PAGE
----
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Life is a rollercoaster

Hang on tight!

If anyone had told me I would break my neck and end up in a rigid neck brace 24/7 for 12 weeks I would not have believed them. I learnt years ago that I should never engage in risky behaviour that could lead to a fall, you know, no skating, skiing, riding anything (with legs or 2 wheels anyway), and obviously no scooters.

It turned out all I had to do was bend over below my toes, overbalance, and fall from a height onto my head. No high risk activity required! And the ensuing journey feels like one of those rickety old noisy rollercoasters that you are sure will throw you out any moment. I have discovered I really have to hold on very tight indeed! I never know what's around the corner or when it will suddenly dip down into the abyss, only to suddenly be yanked up again as if by magic back into the light. It's a scary ride that seems a bit tricky to maintain at first.

I am unsure if I had become somewhat complacent, or if this was part of becoming older for this fall to happen; but it has made me, once again, stop and re-evaluate my life. Every time I've had a near-death experience it highlights more and more what is truly important in life.


My connections with my family members that are showing up for me; my friends and acquaintances that have continued to check in on me, offer company or caffeinated drinks (we all know how much I love a coffee and I haven't been let down); family members from afar that I haven't spoken to or even seen for months or years that have come forward to offer their love and support. And honestly just so much unexpected support from near and far.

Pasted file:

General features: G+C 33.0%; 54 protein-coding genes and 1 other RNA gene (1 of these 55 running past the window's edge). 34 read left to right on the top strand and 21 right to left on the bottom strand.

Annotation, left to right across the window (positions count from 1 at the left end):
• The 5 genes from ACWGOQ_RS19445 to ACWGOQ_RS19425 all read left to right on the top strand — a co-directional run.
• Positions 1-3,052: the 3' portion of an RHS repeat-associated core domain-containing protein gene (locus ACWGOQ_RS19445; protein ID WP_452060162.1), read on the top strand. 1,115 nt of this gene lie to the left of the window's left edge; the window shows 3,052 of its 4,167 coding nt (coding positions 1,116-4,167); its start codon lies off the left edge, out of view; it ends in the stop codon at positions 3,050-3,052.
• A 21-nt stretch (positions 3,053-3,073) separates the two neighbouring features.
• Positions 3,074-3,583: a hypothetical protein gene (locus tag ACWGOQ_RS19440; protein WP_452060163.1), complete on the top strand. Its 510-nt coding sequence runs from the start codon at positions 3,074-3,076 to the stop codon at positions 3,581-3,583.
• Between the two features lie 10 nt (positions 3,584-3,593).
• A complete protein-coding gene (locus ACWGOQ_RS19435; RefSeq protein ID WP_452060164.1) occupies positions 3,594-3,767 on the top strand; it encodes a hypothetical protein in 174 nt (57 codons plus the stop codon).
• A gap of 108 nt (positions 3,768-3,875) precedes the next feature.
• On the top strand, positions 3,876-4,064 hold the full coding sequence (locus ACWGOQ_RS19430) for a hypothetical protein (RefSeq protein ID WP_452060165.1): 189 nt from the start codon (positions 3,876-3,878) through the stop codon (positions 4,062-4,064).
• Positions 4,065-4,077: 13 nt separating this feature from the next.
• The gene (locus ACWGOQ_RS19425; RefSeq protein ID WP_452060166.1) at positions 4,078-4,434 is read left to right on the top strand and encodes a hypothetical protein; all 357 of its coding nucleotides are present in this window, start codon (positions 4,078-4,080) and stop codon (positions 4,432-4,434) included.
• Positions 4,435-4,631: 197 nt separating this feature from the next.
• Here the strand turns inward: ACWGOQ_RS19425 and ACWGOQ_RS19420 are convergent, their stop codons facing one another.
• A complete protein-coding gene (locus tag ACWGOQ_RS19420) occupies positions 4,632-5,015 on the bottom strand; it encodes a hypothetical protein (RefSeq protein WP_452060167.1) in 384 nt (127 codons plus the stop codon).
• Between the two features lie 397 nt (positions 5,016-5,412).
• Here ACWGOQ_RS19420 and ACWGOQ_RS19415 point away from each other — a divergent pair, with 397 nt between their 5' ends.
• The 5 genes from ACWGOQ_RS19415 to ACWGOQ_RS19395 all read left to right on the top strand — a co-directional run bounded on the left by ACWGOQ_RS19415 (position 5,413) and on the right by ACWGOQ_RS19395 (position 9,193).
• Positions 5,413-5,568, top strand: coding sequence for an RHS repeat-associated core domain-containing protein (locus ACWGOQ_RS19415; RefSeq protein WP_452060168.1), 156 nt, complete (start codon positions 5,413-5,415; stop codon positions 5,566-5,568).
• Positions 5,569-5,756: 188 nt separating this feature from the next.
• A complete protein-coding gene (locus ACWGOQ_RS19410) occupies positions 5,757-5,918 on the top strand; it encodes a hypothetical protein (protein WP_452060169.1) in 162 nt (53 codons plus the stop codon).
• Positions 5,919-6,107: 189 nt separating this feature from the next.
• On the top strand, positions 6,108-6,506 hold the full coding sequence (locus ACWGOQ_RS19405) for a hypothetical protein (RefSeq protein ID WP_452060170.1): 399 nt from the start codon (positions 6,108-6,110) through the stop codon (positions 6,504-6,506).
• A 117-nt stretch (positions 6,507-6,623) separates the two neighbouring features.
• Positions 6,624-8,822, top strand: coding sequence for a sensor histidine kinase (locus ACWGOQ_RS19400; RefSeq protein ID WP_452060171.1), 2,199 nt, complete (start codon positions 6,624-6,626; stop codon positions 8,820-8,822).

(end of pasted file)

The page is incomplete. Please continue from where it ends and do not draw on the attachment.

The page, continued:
Connection with others who can offer simply, but importantly, a listening ear; those who can offer to do odd jobs I can't at the moment; those that can give me a hug; or those who can make me laugh.

Connection across the oceans that led to a true turn-around for my recovery by allowing me to heal without having to worry about where my next meal would come from.

Connections missed

I miss my connection with the ocean and that I cannot swim for so long - in fact for the whole summer. I miss this sorely. Their are other missed connections harder to explain. Connections strained because some people are not around when times get tough for other reasons that are not always clear.

Making peace with what is

Having lost so much control through this injury I am having to make peace with what is. That means making peace with not being able to work and help my clients. That means not having the ability to leave the house when I want to, or even have visitors when I want to - it's learning what it feels like to be at the whim of people's lives and other engagements and just allowing myself to go with the flow.

Not being able to spend much time outside at all (due to the heat and my neck) is definitely the most difficult connection to lose. I do my best to go outside each night when it's cooler to connect with nature somewhat. I continue to learn and learn. I'm not sure what my greatest lesson from this is just yet, but I will share with you when I do. I guess a part of this lesson is truly letting go of control. And being ok with that. I think I'm getting better - actually - I KNOW I am getting better at this.


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